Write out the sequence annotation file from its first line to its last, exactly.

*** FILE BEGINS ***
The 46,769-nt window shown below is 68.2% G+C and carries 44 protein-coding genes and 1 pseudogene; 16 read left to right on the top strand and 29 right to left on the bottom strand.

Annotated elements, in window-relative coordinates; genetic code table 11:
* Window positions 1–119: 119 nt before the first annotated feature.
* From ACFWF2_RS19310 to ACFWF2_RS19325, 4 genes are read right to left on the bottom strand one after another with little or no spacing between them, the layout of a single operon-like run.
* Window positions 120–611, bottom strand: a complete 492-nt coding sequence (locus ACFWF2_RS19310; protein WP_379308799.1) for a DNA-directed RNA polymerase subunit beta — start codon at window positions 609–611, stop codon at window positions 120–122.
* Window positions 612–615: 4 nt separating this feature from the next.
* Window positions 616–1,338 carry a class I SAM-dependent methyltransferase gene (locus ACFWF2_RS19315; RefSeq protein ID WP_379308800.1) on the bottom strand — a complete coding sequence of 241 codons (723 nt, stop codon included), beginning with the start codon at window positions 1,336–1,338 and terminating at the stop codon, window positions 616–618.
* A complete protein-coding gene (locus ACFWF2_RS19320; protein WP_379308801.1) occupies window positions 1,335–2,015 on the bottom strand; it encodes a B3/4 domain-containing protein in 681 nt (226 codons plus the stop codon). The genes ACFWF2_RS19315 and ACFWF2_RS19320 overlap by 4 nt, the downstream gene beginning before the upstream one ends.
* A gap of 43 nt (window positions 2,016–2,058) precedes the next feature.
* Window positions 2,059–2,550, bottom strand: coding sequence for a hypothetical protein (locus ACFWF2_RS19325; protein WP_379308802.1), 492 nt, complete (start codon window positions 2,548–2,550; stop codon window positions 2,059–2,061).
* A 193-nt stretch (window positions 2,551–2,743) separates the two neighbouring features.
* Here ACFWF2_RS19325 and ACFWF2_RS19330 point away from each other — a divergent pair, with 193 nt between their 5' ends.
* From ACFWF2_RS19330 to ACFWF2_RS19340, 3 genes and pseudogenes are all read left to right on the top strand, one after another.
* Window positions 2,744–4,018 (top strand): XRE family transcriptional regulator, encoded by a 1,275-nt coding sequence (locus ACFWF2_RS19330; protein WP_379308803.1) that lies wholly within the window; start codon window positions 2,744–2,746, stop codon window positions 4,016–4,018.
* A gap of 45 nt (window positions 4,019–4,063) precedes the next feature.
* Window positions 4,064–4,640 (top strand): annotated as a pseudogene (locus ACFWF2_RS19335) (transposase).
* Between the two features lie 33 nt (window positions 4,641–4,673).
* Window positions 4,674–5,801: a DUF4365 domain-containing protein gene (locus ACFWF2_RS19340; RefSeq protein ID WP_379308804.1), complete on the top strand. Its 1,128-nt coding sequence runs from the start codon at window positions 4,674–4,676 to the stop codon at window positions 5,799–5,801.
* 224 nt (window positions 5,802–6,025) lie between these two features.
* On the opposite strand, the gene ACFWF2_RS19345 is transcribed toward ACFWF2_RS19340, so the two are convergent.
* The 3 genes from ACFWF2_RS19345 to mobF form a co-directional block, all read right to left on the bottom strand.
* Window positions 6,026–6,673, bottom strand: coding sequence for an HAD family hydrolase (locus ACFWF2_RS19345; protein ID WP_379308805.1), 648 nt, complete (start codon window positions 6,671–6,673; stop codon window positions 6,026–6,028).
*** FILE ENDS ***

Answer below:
The 46,769-nt window shown below is 68.2% G+C and carries 44 protein-coding genes and 1 pseudogene; 16 read left to right on the top strand and 29 right to left on the bottom strand.

Annotated elements, in window-relative coordinates; genetic code table 11:
* Window positions 1–119: 119 nt before the first annotated feature.
* From ACFWF2_RS19310 to ACFWF2_RS19325, 4 genes are read right to left on the bottom strand one after another with little or no spacing between them, the layout of a single operon-like run.
* Window positions 120–611, bottom strand: a complete 492-nt coding sequence (locus ACFWF2_RS19310; protein WP_379308799.1) for a DNA-directed RNA polymerase subunit beta — start codon at window positions 609–611, stop codon at window positions 120–122.
* Window positions 612–615: 4 nt separating this feature from the next.
* Window positions 616–1,338 carry a class I SAM-dependent methyltransferase gene (locus ACFWF2_RS19315; RefSeq protein ID WP_379308800.1) on the bottom strand — a complete coding sequence of 241 codons (723 nt, stop codon included), beginning with the start codon at window positions 1,336–1,338 and terminating at the stop codon, window positions 616–618.
* A complete protein-coding gene (locus ACFWF2_RS19320; protein WP_379308801.1) occupies window positions 1,335–2,015 on the bottom strand; it encodes a B3/4 domain-containing protein in 681 nt (226 codons plus the stop codon). The genes ACFWF2_RS19315 and ACFWF2_RS19320 overlap by 4 nt, the downstream gene beginning before the upstream one ends.
* A gap of 43 nt (window positions 2,016–2,058) precedes the next feature.
* Window positions 2,059–2,550, bottom strand: coding sequence for a hypothetical protein (locus ACFWF2_RS19325; protein WP_379308802.1), 492 nt, complete (start codon window positions 2,548–2,550; stop codon window positions 2,059–2,061).
* A 193-nt stretch (window positions 2,551–2,743) separates the two neighbouring features.
* Here ACFWF2_RS19325 and ACFWF2_RS19330 point away from each other — a divergent pair, with 193 nt between their 5' ends.
* From ACFWF2_RS19330 to ACFWF2_RS19340, 3 genes and pseudogenes are all read left to right on the top strand, one after another.
* Window positions 2,744–4,018 (top strand): XRE family transcriptional regulator, encoded by a 1,275-nt coding sequence (locus ACFWF2_RS19330; protein WP_379308803.1) that lies wholly within the window; start codon window positions 2,744–2,746, stop codon window positions 4,016–4,018.
* A gap of 45 nt (window positions 4,019–4,063) precedes the next feature.
* Window positions 4,064–4,640 (top strand): annotated as a pseudogene (locus ACFWF2_RS19335) (transposase).
* Between the two features lie 33 nt (window positions 4,641–4,673).
* Window positions 4,674–5,801: a DUF4365 domain-containing protein gene (locus ACFWF2_RS19340; RefSeq protein ID WP_379308804.1), complete on the top strand. Its 1,128-nt coding sequence runs from the start codon at window positions 4,674–4,676 to the stop codon at window positions 5,799–5,801.
* 224 nt (window positions 5,802–6,025) lie between these two features.
* On the opposite strand, the gene ACFWF2_RS19345 is transcribed toward ACFWF2_RS19340, so the two are convergent.
* The 3 genes from ACFWF2_RS19345 to mobF form a co-directional block, all read right to left on the bottom strand.
* Window positions 6,026–6,673, bottom strand: coding sequence for an HAD family hydrolase (locus ACFWF2_RS19345; protein ID WP_379308805.1), 648 nt, complete (start codon window positions 6,671–6,673; stop codon window positions 6,026–6,028).